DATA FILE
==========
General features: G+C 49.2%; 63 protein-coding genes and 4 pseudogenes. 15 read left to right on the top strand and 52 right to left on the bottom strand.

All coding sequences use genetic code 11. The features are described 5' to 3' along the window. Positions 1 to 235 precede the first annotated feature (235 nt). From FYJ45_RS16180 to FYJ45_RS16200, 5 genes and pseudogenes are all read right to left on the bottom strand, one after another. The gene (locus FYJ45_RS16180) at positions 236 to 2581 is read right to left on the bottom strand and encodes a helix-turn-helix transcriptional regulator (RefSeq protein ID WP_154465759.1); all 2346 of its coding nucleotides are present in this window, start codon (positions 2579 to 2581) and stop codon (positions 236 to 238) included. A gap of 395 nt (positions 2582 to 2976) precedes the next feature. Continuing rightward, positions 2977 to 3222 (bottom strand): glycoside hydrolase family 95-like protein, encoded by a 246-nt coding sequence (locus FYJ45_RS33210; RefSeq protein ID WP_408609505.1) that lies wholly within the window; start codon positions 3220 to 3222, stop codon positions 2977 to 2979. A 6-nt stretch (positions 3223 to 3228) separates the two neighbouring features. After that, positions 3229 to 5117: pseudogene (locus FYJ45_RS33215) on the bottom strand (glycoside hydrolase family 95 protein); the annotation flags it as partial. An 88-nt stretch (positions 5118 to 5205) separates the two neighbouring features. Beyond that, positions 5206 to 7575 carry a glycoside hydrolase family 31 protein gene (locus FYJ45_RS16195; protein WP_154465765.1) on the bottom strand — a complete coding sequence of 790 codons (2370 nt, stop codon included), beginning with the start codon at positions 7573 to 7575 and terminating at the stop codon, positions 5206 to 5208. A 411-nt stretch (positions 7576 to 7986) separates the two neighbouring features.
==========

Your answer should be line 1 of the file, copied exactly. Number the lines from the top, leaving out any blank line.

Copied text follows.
General features: G+C 49.2%; 63 protein-coding genes and 4 pseudogenes. 15 read left to right on the top strand and 52 right to left on the bottom strand.